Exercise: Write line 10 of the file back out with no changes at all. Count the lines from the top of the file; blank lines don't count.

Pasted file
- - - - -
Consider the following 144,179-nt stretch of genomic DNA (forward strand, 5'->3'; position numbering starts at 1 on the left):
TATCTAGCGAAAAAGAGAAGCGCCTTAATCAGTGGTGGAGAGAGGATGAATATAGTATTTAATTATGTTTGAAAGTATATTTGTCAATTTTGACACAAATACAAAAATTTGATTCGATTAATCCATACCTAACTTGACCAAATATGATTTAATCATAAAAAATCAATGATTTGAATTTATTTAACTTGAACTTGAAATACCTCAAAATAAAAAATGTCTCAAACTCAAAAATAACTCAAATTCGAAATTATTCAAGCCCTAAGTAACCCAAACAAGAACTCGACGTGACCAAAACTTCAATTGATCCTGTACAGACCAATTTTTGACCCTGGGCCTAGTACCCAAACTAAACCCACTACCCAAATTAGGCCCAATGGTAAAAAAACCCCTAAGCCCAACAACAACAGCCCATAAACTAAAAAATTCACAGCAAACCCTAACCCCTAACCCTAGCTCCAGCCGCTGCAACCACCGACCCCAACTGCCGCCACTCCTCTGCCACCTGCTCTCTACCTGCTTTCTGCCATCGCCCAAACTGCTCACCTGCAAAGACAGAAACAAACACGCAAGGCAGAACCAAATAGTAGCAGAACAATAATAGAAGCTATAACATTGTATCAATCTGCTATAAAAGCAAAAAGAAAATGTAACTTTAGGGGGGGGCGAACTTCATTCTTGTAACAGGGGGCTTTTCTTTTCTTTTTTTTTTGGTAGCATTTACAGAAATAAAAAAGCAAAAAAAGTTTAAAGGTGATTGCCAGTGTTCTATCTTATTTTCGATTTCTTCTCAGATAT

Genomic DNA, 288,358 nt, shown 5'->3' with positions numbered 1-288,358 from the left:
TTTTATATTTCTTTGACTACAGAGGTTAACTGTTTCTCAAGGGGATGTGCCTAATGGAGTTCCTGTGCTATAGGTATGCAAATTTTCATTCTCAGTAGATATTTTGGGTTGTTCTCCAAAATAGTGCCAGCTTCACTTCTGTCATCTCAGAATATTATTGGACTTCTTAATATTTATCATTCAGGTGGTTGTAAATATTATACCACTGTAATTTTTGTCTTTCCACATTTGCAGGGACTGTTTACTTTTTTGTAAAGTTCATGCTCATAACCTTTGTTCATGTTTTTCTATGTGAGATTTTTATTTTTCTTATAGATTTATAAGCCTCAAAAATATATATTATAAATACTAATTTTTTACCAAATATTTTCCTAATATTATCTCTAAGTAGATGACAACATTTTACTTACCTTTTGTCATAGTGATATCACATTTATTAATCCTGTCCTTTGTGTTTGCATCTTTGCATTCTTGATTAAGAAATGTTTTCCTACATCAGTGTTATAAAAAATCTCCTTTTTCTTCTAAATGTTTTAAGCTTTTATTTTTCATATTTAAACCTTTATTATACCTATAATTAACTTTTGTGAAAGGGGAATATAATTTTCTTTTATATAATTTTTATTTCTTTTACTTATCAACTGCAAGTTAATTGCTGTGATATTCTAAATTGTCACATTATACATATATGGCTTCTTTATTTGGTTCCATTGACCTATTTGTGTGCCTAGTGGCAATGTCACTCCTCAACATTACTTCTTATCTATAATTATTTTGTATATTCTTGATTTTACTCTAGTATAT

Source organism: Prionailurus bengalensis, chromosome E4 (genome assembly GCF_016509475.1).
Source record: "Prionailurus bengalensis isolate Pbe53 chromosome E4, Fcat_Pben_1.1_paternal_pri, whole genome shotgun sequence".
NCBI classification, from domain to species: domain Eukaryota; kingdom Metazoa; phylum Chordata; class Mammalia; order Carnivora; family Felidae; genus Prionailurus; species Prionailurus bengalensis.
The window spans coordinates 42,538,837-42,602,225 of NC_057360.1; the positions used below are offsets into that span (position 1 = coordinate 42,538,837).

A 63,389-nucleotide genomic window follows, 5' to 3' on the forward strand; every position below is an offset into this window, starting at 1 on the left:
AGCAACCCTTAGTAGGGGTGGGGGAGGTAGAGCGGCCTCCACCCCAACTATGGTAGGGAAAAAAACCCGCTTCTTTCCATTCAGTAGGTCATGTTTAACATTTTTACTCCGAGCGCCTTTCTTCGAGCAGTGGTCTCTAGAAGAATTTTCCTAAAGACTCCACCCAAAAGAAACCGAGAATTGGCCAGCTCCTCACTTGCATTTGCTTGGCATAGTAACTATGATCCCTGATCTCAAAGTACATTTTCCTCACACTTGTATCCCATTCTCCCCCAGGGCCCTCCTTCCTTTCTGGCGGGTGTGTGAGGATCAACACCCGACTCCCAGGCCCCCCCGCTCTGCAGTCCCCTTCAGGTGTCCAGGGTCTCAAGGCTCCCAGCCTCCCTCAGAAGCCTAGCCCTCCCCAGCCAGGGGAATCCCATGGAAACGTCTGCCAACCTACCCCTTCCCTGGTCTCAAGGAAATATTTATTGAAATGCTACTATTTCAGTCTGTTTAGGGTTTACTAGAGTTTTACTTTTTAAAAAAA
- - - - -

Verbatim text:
AGCAACCCTTAGTAGGGGTGGGGGAGGTAGAGCGGCCTCCACCCCAACTATGGTAGGGAAAAAAACCCGCTTCTTTCCATTCAGTAGGTCATGTTTAACATTTTTACTCCGAGCGCCTTTCTTCGAGCAGTGGTCTCTAGAAGAATTTTCCTAAAGACTCCACCCAAAAGAAACCGAGAATTGGCCAGCTCCTCACTTGCATTTGCTTGGCATAGTAACTATGATCCCTGATCTCAAAGTACATTTTCCTCACACTTGTATCCCATTCTCCCCCAGGGCCCTCCTTCCTTTCTGGCGGGTGTGTGAGGATCAACACCCGACTCCCAGGCCCCCCCGCTCTGCAGTCCCCTTCAGGTGTCCAGGGTCTCAAGGCTCCCAGCCTCCCTCAGAAGCCTAGCCCTCCCCAGCCAGGGGAATCCCATGGAAACGTCTGCCAACCTACCCCTTCCCTGGTCTCAAGGAAATATTTATTGAAATGCTACTATTTCAGTCTGTTTAGGGTTTACTAGAGTTTTACTTTTTAAAAAAA